We had devoted the afternoon of the first day to Sigiriya rock climb. For our second day of exploring Cultural Triangle in Sri Lanka, historical places in Polonnaruwa, Dambulla Temple and a wildlife safari in Kaudulla national park was on the cards. We gave Anuradhapura a miss altogether and visited Polonnaruwa instead, the second capital of the country. No regrets at all!
The ruins of Polonnaruwa reminded me of Hampi in south India. The historical places in Polonnaruwa are in a compact area that gave us enough time to explore this site without any rush.
Polonnaruwa was the capital of the Chola and Sinhalese kingdoms for about 3 centuries. There are many places to visit in Polonnaruwa, so do earmark 2-3 hours for sightseeing here. Some photos of this pleasing ancient city to spark your imagination of the Sinhalese era.
Dambulla: Rock-cut Cave Temple
The rock cave temple of Dambulla is a popular cultural and religious site in Sri Lanka. The cave temple is situated at a height – about 350 feet above the surrounding plains carved from one side of a massive rock – and there are easy steps to reach the entrance. The 5 caves within the Dambulla Temple hold a vast number of Buddhas in different positions.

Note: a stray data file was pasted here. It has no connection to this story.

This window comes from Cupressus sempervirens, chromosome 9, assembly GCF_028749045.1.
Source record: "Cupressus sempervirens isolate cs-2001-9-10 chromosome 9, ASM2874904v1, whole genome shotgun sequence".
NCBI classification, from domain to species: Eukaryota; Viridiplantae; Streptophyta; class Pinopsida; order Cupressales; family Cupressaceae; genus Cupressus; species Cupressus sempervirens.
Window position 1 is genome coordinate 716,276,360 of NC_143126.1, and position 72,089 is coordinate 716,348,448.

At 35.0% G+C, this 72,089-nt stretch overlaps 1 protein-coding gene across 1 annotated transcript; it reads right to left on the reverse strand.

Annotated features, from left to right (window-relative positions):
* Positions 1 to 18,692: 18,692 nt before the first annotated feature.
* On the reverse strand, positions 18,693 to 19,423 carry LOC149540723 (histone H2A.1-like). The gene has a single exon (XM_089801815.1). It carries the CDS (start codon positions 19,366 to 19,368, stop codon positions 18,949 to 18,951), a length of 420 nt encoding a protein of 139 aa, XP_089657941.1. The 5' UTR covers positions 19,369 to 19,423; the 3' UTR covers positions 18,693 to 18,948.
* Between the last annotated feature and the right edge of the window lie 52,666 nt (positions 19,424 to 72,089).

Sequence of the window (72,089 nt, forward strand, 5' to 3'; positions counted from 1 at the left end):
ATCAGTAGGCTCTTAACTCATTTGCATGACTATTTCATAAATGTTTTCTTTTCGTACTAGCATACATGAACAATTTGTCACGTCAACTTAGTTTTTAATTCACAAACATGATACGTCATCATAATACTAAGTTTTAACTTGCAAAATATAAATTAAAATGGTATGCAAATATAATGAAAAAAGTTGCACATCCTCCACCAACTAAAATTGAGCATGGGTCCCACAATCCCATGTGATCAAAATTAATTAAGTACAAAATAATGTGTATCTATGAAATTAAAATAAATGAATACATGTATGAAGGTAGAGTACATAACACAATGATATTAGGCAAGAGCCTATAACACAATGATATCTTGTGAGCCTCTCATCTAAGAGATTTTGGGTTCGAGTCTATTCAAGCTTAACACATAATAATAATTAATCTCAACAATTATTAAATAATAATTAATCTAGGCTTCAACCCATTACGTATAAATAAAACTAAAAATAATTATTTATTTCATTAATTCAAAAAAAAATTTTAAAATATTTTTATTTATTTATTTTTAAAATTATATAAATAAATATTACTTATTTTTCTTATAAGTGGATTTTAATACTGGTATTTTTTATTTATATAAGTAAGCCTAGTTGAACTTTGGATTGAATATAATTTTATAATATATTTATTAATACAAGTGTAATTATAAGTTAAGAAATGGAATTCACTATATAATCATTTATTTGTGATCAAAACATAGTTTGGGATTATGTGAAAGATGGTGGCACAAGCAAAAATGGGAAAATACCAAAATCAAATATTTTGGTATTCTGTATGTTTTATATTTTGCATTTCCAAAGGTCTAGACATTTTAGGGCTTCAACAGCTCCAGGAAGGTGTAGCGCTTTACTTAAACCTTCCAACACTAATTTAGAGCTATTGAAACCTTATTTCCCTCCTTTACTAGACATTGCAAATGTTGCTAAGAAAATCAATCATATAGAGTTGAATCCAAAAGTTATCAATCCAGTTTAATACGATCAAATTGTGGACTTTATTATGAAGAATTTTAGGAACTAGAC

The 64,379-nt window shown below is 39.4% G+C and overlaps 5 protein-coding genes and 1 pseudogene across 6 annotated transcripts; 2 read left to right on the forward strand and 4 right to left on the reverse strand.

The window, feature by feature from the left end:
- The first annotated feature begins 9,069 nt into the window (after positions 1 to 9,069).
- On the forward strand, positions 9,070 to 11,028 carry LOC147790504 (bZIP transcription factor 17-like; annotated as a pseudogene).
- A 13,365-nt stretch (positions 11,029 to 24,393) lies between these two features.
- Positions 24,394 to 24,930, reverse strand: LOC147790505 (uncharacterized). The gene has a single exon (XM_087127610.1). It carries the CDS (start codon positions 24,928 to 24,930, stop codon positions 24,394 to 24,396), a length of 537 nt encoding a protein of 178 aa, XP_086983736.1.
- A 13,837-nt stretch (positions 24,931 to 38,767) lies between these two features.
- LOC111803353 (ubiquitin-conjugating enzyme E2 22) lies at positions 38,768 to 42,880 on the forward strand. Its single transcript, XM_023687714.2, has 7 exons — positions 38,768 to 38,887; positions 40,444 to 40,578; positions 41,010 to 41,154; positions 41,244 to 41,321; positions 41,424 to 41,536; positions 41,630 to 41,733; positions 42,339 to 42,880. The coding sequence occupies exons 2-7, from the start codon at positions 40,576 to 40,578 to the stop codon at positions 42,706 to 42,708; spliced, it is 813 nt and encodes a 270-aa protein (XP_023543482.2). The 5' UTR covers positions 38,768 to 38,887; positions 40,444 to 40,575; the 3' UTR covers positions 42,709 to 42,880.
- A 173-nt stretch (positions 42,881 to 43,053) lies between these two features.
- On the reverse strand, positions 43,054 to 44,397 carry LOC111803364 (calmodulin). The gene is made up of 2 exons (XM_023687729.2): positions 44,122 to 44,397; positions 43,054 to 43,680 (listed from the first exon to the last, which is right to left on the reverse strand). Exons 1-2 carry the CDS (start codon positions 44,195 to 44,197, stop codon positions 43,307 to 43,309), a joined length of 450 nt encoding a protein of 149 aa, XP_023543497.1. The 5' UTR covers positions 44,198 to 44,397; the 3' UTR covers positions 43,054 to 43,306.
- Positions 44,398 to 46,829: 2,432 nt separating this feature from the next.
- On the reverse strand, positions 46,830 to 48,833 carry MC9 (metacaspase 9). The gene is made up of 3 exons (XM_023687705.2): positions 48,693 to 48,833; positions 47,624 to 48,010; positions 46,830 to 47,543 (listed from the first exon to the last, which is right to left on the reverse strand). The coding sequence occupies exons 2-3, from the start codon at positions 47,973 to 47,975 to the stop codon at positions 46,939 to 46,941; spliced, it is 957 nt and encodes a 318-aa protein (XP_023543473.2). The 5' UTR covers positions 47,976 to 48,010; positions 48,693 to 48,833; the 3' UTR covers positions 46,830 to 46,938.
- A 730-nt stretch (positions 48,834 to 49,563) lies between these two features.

This site was far more crowded than the Buddhas of Gal Viraha we visited in the morning. Plus we came to Dambulla after extensive sightseeing at Polonnaruwa, so we were pretty much done with cultural exploration and ready to move on. After a quick stop at the Dambulla Caves, we went on an afternoon safari to spot herds of wild elephants.
Kaudulla national park: Elephants in the wild